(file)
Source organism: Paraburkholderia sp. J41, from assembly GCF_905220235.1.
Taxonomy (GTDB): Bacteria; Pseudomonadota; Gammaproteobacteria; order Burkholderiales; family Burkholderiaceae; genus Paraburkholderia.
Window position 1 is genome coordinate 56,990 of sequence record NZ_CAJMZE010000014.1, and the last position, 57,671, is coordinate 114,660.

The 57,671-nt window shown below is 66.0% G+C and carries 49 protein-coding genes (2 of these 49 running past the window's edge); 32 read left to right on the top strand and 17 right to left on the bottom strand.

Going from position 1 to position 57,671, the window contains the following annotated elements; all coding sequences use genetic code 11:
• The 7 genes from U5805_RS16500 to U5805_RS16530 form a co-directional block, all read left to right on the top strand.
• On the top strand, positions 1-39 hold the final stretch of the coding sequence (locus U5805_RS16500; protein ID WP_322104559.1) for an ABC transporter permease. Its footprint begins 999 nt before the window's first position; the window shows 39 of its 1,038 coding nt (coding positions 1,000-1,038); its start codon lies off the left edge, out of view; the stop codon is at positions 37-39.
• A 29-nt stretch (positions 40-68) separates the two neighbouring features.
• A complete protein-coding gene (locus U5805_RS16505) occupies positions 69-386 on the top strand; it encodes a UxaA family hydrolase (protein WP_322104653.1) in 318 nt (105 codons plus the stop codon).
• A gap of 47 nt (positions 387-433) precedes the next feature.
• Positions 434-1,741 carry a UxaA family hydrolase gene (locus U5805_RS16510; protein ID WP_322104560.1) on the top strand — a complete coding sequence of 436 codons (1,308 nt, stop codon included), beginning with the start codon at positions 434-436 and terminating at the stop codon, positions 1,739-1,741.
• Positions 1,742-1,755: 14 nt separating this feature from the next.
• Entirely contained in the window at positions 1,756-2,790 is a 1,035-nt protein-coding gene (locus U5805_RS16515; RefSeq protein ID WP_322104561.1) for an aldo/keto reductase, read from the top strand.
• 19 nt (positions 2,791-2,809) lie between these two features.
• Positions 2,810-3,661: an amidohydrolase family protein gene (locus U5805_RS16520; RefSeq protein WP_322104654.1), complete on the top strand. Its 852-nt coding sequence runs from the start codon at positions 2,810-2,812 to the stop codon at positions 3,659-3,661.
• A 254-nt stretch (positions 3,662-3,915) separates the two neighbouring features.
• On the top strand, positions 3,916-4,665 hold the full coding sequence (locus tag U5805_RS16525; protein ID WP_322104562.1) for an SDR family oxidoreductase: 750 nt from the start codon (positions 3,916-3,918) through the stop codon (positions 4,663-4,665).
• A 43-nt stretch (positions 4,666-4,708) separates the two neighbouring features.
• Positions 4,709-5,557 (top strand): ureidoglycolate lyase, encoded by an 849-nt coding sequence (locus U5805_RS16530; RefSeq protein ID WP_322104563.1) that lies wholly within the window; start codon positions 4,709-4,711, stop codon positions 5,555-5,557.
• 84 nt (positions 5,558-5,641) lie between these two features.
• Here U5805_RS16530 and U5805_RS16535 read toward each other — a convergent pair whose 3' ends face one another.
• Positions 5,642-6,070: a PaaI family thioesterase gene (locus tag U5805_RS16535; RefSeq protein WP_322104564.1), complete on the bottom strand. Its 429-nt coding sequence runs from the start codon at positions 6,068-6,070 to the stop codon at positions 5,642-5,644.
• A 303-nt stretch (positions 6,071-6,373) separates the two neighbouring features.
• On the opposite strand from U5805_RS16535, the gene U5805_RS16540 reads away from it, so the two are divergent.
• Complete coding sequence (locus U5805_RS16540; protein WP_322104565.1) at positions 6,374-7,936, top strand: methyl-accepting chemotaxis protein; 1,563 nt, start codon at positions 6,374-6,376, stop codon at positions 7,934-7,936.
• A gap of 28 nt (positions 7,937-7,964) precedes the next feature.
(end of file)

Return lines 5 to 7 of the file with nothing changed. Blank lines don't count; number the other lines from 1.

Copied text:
Going from position 1 to position 57,671, the window contains the following annotated elements; all coding sequences use genetic code 11:
• The 7 genes from U5805_RS16500 to U5805_RS16530 form a co-directional block, all read left to right on the top strand.
• On the top strand, positions 1-39 hold the final stretch of the coding sequence (locus U5805_RS16500; protein ID WP_322104559.1) for an ABC transporter permease. Its footprint begins 999 nt before the window's first position; the window shows 39 of its 1,038 coding nt (coding positions 1,000-1,038); its start codon lies off the left edge, out of view; the stop codon is at positions 37-39.